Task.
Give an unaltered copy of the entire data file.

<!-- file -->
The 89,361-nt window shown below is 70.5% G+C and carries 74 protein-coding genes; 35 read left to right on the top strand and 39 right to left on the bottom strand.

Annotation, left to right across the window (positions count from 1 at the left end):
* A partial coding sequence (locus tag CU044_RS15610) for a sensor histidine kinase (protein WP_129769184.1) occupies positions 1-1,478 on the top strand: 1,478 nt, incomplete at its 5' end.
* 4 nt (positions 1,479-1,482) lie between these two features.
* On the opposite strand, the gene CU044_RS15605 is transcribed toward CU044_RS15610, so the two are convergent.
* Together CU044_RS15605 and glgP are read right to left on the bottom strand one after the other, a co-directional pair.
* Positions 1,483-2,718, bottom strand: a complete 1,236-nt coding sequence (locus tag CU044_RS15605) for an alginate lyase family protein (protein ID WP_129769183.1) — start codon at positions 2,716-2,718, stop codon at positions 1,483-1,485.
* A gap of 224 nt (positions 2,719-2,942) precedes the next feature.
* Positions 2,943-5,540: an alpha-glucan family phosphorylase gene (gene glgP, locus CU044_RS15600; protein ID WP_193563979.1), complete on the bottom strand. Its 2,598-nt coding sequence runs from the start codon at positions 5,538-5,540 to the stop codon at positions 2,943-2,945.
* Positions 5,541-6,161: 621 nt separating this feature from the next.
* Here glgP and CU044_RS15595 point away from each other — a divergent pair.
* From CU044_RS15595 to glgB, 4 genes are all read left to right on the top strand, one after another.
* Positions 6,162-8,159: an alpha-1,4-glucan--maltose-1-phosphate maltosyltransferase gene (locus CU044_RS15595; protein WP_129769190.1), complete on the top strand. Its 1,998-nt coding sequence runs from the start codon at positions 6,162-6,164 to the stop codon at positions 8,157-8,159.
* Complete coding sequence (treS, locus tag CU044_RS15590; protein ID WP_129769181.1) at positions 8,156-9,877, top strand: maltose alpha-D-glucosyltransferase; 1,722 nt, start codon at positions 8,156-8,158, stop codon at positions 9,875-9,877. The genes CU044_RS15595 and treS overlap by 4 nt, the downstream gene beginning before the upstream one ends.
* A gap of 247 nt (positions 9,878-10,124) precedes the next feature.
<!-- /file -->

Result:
The 89,361-nt window shown below is 70.5% G+C and carries 74 protein-coding genes; 35 read left to right on the top strand and 39 right to left on the bottom strand.

Annotation, left to right across the window (positions count from 1 at the left end):
* A partial coding sequence (locus tag CU044_RS15610) for a sensor histidine kinase (protein WP_129769184.1) occupies positions 1-1,478 on the top strand: 1,478 nt, incomplete at its 5' end.
* 4 nt (positions 1,479-1,482) lie between these two features.
* On the opposite strand, the gene CU044_RS15605 is transcribed toward CU044_RS15610, so the two are convergent.
* Together CU044_RS15605 and glgP are read right to left on the bottom strand one after the other, a co-directional pair.
* Positions 1,483-2,718, bottom strand: a complete 1,236-nt coding sequence (locus tag CU044_RS15605) for an alginate lyase family protein (protein ID WP_129769183.1) — start codon at positions 2,716-2,718, stop codon at positions 1,483-1,485.
* A gap of 224 nt (positions 2,719-2,942) precedes the next feature.
* Positions 2,943-5,540: an alpha-glucan family phosphorylase gene (gene glgP, locus CU044_RS15600; protein ID WP_193563979.1), complete on the bottom strand. Its 2,598-nt coding sequence runs from the start codon at positions 5,538-5,540 to the stop codon at positions 2,943-2,945.
* Positions 5,541-6,161: 621 nt separating this feature from the next.
* Here glgP and CU044_RS15595 point away from each other — a divergent pair.
* From CU044_RS15595 to glgB, 4 genes are all read left to right on the top strand, one after another.
* Positions 6,162-8,159: an alpha-1,4-glucan--maltose-1-phosphate maltosyltransferase gene (locus CU044_RS15595; protein WP_129769190.1), complete on the top strand. Its 1,998-nt coding sequence runs from the start codon at positions 6,162-6,164 to the stop codon at positions 8,157-8,159.
* Complete coding sequence (treS, locus tag CU044_RS15590; protein ID WP_129769181.1) at positions 8,156-9,877, top strand: maltose alpha-D-glucosyltransferase; 1,722 nt, start codon at positions 8,156-8,158, stop codon at positions 9,875-9,877. The genes CU044_RS15595 and treS overlap by 4 nt, the downstream gene beginning before the upstream one ends.
* A gap of 247 nt (positions 9,878-10,124) precedes the next feature.